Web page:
What happens when there’s a failure to pay alimony?

When a couple’s marriage comes to an end, the chances are high that one spouse will have to pay support to the other. In Illinois, the consequences for the failure to pay alimony can be severe if the payor is in default for several months or more. If payors know they’re going to miss a payment, the best thing to do is to notify the payees as soon as possible to make alternate arrangements. Restitution should be made for any payments missed.

There are times when alimony payments aren’t made simply because the payor forgets. In these cases, the payor could voluntarily have his or her wages garnished, the sum of which would go to the payee. By the same token, either the payor or payee can ask the court to set up a garnishment schedule.

If the payor has fallen on hard times and just doesn’t have the money to make alimony payments, he or she could ask the payee for a modification to the payments. Some agreements, however, can’t be modified. The payor or payee could also ask the court for an alimony modification.

Failure to pay alimony in Illinois could result in fines, a contempt of court charge, the loss of a driver’s license, loss of property and other assets, and even jail time, among others. Deliberately refusing to pay could severely impact the lives of the payor and the payee. When in doubt, speaking to an attorney about the options available regarding alimony payments might be a wise step.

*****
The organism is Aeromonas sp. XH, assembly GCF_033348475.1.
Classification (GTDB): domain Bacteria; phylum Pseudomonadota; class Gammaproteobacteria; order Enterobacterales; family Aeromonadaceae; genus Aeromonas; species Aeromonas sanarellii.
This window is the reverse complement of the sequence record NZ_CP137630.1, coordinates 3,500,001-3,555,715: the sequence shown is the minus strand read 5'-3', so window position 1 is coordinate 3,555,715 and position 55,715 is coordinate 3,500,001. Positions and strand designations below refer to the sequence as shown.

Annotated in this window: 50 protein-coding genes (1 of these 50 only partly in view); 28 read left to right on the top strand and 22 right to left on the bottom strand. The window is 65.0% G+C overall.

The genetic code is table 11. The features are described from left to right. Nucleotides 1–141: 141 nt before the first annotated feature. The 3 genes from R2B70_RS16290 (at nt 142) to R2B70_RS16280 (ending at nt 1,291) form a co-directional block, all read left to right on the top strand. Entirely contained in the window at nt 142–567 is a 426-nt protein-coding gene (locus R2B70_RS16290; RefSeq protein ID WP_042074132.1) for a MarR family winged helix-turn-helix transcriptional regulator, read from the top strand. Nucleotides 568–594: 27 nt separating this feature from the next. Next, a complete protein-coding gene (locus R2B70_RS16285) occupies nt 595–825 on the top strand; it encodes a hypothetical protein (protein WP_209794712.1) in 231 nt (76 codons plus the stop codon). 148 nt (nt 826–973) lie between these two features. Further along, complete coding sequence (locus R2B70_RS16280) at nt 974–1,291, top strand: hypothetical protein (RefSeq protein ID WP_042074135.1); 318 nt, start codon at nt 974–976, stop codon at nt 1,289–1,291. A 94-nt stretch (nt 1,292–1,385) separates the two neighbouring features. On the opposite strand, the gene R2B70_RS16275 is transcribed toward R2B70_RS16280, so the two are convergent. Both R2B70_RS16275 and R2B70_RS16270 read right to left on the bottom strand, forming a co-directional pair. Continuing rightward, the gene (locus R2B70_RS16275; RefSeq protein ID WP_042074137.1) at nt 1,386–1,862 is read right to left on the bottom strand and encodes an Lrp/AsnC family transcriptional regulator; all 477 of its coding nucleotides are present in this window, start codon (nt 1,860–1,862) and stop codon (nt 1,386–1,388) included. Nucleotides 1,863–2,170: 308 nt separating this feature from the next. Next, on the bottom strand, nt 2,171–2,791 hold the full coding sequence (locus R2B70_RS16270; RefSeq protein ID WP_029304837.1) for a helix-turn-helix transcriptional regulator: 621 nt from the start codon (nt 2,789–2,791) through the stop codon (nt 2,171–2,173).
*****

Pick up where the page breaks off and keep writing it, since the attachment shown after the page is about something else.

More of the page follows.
Read Our

Recent Blogs

What You Need to Know About Annulment Laws in Illinois

There are conditions that disqualify a marriage in the state of Illinois that will allow you to open up the opportunity for an annulment…

Read More
The Pros and Cons of Mediated, Collaborative, and Litigated Divorce Processes

There is no one-size-fits-all divorce process, but rather, choosing amongst the mediated, collaborative, and litigated divorce processes depends on the personal situations of each…

Read More
Factoring in Your Child’s Best Interest for Custody Arrangements

Illinois courts make their decisions on child custody based on relevant laws, statutes, and case law, but mostly, they look at what they deem…

Read More

Contact Us Today!

  • This field is for validation purposes and should be left unchanged.